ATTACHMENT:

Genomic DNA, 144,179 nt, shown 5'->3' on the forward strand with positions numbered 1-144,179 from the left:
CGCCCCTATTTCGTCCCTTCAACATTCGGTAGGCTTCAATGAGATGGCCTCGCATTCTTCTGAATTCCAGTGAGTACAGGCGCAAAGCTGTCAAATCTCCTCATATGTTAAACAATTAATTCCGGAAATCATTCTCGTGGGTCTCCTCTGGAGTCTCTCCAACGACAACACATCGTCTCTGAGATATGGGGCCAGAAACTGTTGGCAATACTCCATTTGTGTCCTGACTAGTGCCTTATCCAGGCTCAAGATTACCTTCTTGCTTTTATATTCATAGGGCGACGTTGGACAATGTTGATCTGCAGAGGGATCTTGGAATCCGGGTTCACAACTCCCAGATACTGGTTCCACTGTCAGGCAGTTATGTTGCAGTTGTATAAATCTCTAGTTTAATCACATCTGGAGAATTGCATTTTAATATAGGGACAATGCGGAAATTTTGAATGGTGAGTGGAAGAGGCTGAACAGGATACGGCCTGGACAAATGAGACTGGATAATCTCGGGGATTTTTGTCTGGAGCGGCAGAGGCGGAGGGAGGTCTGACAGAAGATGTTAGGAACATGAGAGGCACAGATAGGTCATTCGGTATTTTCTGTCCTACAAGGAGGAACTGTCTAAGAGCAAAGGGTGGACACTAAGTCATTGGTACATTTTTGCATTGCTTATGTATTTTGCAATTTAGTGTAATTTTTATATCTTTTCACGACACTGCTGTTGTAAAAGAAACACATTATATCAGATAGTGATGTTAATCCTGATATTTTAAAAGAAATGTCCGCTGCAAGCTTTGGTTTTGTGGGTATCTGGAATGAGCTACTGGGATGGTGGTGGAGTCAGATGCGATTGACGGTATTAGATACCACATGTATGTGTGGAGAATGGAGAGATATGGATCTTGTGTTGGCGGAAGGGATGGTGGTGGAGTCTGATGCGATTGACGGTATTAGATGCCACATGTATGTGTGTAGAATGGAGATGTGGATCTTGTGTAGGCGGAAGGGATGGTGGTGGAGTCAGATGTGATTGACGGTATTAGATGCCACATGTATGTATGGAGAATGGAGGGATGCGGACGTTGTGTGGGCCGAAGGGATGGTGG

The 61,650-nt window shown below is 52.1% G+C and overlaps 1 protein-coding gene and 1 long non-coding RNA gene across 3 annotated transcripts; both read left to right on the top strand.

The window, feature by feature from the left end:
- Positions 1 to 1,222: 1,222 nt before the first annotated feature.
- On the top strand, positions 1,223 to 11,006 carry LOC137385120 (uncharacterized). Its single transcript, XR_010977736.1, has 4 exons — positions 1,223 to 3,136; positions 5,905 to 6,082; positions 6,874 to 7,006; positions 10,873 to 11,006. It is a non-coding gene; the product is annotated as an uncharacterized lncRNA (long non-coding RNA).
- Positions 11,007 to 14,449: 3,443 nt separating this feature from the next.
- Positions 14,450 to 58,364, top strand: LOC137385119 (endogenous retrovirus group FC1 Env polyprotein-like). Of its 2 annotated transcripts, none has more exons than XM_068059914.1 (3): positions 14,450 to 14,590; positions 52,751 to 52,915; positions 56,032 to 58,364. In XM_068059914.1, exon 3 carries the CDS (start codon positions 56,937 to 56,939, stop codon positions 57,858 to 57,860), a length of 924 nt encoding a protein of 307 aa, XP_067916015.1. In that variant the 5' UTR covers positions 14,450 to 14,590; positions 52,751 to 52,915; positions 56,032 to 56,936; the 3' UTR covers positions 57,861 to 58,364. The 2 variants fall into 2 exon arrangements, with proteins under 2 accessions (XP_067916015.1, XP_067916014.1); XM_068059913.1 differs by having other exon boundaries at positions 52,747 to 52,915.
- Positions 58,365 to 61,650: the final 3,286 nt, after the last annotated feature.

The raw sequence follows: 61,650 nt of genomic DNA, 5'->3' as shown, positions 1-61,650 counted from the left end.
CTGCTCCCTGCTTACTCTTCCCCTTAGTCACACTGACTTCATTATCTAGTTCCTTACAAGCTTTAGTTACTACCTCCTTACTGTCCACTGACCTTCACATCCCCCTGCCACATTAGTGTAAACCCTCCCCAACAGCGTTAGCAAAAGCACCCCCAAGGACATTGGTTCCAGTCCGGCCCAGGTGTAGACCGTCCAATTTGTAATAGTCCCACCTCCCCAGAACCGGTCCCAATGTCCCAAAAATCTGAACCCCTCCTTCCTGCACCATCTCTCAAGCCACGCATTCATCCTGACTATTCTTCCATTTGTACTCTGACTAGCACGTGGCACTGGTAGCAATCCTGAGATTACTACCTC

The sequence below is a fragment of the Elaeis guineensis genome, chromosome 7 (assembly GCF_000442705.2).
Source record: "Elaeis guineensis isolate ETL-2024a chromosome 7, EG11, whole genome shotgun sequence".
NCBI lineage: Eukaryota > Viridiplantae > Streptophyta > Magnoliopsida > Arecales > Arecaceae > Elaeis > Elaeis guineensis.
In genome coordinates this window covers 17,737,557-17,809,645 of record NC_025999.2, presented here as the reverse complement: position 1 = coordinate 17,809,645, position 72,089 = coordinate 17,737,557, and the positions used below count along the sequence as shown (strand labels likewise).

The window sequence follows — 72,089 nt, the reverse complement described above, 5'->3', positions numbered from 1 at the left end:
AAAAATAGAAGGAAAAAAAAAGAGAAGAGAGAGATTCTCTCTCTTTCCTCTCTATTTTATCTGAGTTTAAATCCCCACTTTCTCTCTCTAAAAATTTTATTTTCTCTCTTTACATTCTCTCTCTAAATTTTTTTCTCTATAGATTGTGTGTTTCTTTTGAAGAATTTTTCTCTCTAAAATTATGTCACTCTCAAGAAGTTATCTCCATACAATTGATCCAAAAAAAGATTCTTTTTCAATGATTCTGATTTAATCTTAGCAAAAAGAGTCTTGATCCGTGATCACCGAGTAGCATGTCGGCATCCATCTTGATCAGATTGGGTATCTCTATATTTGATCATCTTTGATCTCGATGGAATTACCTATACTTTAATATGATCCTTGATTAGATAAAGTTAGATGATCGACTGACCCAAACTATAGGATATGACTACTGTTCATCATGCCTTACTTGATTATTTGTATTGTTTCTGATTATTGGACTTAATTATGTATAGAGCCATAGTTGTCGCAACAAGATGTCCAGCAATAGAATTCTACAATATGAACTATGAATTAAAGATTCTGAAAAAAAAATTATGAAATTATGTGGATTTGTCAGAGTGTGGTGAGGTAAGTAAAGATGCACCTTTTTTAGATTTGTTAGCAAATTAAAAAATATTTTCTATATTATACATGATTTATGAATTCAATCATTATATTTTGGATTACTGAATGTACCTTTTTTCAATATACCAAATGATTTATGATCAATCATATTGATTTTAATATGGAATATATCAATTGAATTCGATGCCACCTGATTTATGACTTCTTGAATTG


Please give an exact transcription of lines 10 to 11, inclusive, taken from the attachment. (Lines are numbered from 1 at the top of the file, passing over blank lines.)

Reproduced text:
The raw sequence follows: 61,650 nt of genomic DNA, 5'->3' as shown, positions 1-61,650 counted from the left end.
CTGCTCCCTGCTTACTCTTCCCCTTAGTCACACTGACTTCATTATCTAGTTCCTTACAAGCTTTAGTTACTACCTCCTTACTGTCCACTGACCTTCACATCCCCCTGCCACATTAGTGTAAACCCTCCCCAACAGCGTTAGCAAAAGCACCCCCAAGGACATTGGTTCCAGTCCGGCCCAGGTGTAGACCGTCCAATTTGTAATAGTCCCACCTCCCCAGAACCGGTCCCAATGTCCCAAAAATCTGAACCCCTCCTTCCTGCACCATCTCTCAAGCCACGCATTCATCCTGACTATTCTTCCATTTGTACTCTGACTAGCACGTGGCACTGGTAGCAATCCTGAGATTACTACCTC